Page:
The second objective is to empirically study the effects of psychotherapy training. Somewhat surprisingly, studies of expertise and therapist development have failed to find strong associations between clinical training or experience and therapist performance. Existing approaches to therapist training often lack empirical underpinning and crucial questions remain unanswered: how best to train core skills in therapist, how to assure continued good performance, what is the role of supervision and personal therapy in professional development? The Psychological Sciences Research Institute (IPSY) has a tradition of developing training approaches for specific therapist skills such as helping skills (Jaeken et al., 2017), therapeutic attitudes and personality development (Brison et al., 2015) and case conceptualization (Philippot et al., 2019). Prof Emmanuelle Zech has developed an online training resource for the development of helping skills. Moreover, a unique infrastructure for training of and research into relational skills (labo des compétences relationnelles) has become available recently at IPSY.
Psychoanalytic clinical reasoning
Niccolò Polipo (2020-2024; supervised by Jochem Willemsen) is conducting a project on the use of psychoanalytic clinical reasoning for the purposes of case conceptualization and reflective practice. Using qualitative research methods, the research team has developed an empirically grounded model of the conceptual and reflective skills that analysts use in everyday practice in order to move from A (the raw clinical material) to B (an improved understanding of the clinical case at hand). Using quantitative research methods, the team is going to test whether a teaching module based on the model can enhance psychoanalytic clinical reasoning skills in trainee or practicing therapists through didactic teaching methods and distance learning. The ultimate aim is to explore whether a deliberate practice in psychoanalytic clinical reasoning skills can improve the training and continuing professional development of future generations of mental health professionals.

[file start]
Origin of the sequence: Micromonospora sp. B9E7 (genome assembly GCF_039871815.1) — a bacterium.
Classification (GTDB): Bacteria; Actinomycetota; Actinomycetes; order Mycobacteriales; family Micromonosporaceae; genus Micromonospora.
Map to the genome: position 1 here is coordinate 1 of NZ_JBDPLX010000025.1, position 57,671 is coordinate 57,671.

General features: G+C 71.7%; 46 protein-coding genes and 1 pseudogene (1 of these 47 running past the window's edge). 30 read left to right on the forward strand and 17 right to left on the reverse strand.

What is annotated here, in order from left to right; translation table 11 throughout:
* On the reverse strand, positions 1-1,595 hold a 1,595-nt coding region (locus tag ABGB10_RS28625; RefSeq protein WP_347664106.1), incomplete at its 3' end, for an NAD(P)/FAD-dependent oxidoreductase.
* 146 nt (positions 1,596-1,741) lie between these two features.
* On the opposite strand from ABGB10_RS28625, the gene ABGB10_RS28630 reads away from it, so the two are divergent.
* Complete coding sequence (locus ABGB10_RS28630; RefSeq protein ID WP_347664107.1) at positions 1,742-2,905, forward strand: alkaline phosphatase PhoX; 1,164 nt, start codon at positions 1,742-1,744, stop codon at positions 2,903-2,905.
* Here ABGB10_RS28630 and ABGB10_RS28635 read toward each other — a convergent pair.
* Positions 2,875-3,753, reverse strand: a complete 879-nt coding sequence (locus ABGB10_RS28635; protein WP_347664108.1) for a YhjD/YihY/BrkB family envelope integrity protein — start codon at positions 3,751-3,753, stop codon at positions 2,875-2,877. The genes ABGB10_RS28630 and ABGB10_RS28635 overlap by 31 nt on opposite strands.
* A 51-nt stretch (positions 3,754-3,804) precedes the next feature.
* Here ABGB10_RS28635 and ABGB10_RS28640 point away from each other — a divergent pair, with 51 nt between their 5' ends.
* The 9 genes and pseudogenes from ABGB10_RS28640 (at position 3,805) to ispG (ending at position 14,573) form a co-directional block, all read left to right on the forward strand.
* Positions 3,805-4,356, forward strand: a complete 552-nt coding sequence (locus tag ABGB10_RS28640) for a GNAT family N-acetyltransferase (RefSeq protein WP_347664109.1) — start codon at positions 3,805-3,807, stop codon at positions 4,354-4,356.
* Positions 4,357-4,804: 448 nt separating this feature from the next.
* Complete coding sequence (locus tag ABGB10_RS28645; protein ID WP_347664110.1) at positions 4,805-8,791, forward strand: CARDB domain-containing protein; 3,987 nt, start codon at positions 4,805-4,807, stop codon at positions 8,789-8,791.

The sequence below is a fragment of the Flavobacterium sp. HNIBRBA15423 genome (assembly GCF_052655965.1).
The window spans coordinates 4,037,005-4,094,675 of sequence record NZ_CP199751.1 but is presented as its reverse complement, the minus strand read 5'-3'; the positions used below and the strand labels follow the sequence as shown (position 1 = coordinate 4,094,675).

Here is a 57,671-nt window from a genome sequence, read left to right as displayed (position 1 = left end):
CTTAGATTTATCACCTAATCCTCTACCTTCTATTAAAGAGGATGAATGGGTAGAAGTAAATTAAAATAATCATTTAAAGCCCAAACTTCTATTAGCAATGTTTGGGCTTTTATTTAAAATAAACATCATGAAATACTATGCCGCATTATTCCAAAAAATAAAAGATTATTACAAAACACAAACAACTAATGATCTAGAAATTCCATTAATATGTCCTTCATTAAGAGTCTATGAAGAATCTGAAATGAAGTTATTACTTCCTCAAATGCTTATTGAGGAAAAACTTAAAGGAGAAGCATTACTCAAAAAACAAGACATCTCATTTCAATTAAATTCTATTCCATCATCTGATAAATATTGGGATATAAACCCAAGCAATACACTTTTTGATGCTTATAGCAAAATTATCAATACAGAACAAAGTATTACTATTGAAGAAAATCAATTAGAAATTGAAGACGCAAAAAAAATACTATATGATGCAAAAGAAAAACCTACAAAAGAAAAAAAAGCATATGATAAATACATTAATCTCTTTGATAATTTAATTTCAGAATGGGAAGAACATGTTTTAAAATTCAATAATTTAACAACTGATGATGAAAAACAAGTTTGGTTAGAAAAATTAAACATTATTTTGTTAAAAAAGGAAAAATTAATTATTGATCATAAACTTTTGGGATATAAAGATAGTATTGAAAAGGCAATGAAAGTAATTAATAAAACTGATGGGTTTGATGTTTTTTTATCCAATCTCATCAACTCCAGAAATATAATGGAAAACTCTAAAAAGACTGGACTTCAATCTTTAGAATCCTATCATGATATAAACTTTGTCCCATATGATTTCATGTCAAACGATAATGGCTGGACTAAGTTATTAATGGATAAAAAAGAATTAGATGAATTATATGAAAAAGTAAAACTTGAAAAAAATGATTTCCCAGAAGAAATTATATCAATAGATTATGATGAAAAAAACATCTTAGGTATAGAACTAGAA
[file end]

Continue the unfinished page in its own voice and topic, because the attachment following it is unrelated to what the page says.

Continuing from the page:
Personal and professional development of psychotherapists
Hubert de Condé (2020-2026; co-supervised by Emmanuelle Zech and Jochem Willemsen) will explore the integration of personal and professional experiences in therapists and how this integration leads to changes in profession practices. In particular, the project aims to investigate a model regarding the personal and professional development of the person-of-the-therapist. In this circular and reflective model, it is assumed that the personal and professional development is driven by significant events (like personal and professional experiences), which lead to the development of reflexivity. In turn, reflexivity gives rise to the development of a Way of Being (both professional / therapeutic and personal), which can have several outcomes (positive or negative). This model will be investigated through several cross-sectional and longitudinal qualitative studies with trainees and qualified psychotherapists from different theoretical orientations.